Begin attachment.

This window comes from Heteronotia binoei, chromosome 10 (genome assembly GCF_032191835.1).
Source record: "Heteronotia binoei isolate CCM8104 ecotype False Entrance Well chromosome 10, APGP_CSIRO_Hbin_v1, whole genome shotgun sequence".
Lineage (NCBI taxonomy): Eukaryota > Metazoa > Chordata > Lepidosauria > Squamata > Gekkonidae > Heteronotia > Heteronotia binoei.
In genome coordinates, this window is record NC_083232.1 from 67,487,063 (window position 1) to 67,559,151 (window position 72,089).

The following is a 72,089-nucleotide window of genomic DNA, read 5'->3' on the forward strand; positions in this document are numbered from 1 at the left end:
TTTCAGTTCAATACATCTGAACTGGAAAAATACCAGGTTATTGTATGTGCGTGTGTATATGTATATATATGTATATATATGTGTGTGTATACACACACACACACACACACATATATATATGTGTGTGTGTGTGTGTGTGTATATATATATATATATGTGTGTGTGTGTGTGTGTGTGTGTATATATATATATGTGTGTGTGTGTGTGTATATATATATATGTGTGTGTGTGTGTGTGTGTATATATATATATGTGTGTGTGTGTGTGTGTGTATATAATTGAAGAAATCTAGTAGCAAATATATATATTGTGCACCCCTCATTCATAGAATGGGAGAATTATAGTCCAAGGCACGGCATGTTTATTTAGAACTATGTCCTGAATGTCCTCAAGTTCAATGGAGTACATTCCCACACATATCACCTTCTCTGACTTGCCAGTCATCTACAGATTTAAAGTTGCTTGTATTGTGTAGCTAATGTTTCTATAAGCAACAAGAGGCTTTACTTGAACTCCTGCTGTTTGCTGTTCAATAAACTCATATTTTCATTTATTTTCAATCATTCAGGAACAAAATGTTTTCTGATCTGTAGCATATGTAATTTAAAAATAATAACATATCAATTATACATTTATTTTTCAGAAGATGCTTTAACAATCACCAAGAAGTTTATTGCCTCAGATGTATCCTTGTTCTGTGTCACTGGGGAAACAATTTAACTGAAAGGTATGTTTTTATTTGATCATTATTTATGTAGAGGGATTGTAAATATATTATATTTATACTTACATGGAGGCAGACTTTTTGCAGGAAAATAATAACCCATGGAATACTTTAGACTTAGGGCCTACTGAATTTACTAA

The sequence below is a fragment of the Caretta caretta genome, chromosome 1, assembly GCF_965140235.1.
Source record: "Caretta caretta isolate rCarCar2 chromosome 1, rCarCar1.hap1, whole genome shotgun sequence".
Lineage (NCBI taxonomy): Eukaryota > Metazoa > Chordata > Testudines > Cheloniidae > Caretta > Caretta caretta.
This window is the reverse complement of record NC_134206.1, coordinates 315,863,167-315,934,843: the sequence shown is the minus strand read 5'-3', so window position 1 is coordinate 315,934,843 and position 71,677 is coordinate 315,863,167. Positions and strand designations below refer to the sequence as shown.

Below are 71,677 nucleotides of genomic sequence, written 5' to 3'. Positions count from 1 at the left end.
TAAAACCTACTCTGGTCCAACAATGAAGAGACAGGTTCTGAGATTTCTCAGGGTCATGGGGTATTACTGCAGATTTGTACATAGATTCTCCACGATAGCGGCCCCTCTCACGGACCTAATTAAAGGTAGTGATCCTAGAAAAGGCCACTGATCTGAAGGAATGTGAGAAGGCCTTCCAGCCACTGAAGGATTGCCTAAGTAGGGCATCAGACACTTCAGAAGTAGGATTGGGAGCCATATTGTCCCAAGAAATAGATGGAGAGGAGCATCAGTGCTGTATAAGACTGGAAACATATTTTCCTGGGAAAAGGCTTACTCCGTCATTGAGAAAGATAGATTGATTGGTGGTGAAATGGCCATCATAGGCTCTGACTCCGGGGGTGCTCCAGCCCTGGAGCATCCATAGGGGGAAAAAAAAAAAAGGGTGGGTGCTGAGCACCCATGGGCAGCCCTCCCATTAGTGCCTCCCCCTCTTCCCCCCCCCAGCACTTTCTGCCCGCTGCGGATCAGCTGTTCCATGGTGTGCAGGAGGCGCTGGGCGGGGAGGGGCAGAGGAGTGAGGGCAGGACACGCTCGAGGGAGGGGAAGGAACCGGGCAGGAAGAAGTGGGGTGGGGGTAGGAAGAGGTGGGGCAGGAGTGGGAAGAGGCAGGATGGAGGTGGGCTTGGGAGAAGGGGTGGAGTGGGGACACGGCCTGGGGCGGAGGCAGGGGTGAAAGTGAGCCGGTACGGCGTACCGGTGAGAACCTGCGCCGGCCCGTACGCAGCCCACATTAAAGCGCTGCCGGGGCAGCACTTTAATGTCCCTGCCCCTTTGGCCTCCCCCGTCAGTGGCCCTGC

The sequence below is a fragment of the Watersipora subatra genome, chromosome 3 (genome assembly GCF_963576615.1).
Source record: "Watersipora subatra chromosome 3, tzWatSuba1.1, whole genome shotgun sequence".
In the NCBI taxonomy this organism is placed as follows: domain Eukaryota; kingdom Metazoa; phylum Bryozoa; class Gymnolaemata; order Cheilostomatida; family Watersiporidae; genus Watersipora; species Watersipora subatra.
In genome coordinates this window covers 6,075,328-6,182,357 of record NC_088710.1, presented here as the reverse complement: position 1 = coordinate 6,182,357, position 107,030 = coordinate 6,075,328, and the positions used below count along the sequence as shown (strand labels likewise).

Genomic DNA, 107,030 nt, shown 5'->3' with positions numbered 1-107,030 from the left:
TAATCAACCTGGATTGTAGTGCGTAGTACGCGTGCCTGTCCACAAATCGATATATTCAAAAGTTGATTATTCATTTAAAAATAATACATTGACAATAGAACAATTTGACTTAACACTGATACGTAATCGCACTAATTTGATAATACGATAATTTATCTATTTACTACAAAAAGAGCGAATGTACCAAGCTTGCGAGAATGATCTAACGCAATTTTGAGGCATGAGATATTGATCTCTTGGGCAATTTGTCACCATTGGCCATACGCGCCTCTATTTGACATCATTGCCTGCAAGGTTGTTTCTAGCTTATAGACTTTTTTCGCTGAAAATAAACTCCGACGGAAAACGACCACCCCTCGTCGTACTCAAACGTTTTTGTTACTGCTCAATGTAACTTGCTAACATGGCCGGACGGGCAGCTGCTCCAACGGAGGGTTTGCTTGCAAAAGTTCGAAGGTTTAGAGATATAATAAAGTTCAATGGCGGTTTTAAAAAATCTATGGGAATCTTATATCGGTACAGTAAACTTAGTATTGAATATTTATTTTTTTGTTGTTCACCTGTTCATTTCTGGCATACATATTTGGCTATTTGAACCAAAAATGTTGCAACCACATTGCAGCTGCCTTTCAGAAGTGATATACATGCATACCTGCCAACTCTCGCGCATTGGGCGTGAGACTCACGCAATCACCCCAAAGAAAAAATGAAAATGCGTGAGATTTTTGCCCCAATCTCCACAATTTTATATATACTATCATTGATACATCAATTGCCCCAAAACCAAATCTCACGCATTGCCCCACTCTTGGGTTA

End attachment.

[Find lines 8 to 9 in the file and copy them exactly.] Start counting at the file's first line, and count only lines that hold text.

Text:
Source record: "Caretta caretta isolate rCarCar2 chromosome 1, rCarCar1.hap1, whole genome shotgun sequence".
Lineage (NCBI taxonomy): Eukaryota > Metazoa > Chordata > Testudines > Cheloniidae > Caretta > Caretta caretta.